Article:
I don't duplicate products any more, but I'm not considering this a duplication but more of an example of how we might think about the skin feel of a product and how we might get said skin feel.
Newbie Tuesday: Making a body oil
Back to basics: Making a body oil spray
Duplicating products: Neutragena's body oil
Esters: A body oil spray
Kukui nut oil: An anhydrous spray
In the post What do you want to know? Is water a filler? Sara asks: Can you replace all of the water in the water phase with a hydrosol? Like rose water? Or is it still important to have distilled water?
You can replace the water phase with any other watery thing like a hydrosol or an extract, but I've found that you end up with something that might be stickier or more fragrant than you expected. The biggest thing I've noticed is that it can change the pH of the product. I had a rosemary hydrosol that had a pH around 4.6. If I used that as 70% of the water phase, it would have offered quite a rosemary smell and would have thrown the pH out of whack. The same amount of distilled water would have a pH of 7 and would have offered no smell.
So the short answer is that you can subsitute all the water in something with a hydrosol or extract or other infusion, but there are good reasons not to...
In the same post, Bunny asks: Is there any way you can include a more traditional humectant in an anhydrous product? Or if I have a water-soluble extract that I want to add to a body butter... so in both cases, adding a very small amount of a water-based product into a mostly anhydrous product? Would there be any way to emulsify this, maybe?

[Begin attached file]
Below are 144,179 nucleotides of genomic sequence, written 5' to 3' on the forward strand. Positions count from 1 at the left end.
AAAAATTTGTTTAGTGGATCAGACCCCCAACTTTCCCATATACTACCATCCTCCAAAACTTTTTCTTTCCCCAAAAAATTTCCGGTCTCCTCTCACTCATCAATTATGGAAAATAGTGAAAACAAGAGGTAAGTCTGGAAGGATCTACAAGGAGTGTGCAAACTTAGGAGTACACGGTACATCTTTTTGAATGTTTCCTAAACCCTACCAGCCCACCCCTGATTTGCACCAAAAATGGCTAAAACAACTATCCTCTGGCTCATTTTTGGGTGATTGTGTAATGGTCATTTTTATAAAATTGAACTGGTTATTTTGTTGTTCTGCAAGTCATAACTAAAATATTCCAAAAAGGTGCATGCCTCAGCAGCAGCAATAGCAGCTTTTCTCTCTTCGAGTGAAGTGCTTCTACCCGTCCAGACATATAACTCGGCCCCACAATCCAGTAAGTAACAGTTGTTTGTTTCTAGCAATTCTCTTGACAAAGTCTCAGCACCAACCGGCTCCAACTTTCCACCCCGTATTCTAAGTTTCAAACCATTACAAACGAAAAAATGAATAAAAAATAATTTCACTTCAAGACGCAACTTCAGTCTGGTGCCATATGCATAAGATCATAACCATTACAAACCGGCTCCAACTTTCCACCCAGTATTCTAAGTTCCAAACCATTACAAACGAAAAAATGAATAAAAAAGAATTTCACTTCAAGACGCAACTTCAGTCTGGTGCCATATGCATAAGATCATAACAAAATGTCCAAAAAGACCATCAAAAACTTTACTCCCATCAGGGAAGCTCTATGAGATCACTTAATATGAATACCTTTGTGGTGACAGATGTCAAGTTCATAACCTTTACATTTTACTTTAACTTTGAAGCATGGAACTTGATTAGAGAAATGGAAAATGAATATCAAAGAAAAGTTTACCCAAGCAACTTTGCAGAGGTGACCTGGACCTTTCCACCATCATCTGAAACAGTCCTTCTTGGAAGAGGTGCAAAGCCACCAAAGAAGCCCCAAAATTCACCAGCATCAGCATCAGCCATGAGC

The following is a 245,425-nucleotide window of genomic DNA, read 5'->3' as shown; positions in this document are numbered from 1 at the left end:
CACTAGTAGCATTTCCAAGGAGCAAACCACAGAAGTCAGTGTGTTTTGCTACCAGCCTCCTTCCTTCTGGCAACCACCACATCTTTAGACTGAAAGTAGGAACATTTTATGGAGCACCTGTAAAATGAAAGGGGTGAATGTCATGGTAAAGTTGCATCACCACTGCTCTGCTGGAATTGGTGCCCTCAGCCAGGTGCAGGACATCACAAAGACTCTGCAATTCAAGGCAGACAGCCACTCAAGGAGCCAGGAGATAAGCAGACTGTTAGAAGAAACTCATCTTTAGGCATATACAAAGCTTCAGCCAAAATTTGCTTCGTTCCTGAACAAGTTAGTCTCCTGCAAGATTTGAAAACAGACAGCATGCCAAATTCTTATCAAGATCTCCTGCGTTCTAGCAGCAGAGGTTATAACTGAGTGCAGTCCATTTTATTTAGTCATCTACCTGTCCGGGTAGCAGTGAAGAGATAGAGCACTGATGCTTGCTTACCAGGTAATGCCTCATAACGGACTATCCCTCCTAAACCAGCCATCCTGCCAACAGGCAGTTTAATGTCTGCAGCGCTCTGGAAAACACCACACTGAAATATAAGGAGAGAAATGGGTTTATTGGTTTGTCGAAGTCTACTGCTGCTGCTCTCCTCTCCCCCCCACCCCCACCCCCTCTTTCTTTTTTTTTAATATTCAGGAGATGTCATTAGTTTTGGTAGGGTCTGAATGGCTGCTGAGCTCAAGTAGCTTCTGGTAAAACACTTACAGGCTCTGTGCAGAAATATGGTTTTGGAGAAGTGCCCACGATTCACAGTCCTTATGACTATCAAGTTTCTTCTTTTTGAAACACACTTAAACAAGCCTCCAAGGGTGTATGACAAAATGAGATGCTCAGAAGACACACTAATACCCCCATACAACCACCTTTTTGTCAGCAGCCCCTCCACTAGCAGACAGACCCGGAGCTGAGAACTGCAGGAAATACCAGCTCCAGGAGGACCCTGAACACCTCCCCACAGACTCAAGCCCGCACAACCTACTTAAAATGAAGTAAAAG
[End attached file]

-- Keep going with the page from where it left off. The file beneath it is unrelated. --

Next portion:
You can see in this post on using sodium lactate in a lip balm, I managed to get a water soluble thing into an anhydrous or non-water containing product using lecithin, which isn't an emulsifier but an ingredient that can help incorporate water soluble ingredients.
I need to clarify something about lecithin. It can be what is called an HLB emulsifier with an HLB value of 4 or 7 or 10. We would combine it with another emulsifier to create what is called a complete emulsifier, something we could use to emulsify oil and water together to create a lotion. Without that other HLB emulsifier, it isn't a complete emulsifier and couldn't be the sole emulsifier in a lotion that you expect to work. It can take on water, but it isn't emulsifying it. If you're interested in learning more, check out this post I wrote on solubilizers.
lanolin can take on almost its own weight in water, so you could use this to take on a bit of glycerin or water soluble green tea extract or whatever you want.
Solubilizers like PEG-40 hydrogenated castor oil are generally used to allow you to add something oil based into a water based product, not the other way around, so really the only way to add something water based into an oil based product at home is to use an emulsifier. You might notice that I'm able to add water soluble ingredients like hydrolyzed proteins or panthenol into my conditioner bars, which are by definition anhydrous or non-water containing, or to a solid scrub bar filled with lovely oils and butters. That's thanks to the emulsifying power of Incroquat BTMS-50 or one of the other cationic quaternary compounds that are emulsifiers. You could add just a little emulsifier to your anhydrous product to help add a little water soluble ingredient, but remember that this could change the skin feel to be a little more waxy or a little more dry feeling.
Join me next weekend for more Weekend Wonderings and tomorrow for more fun with simplifying recipes!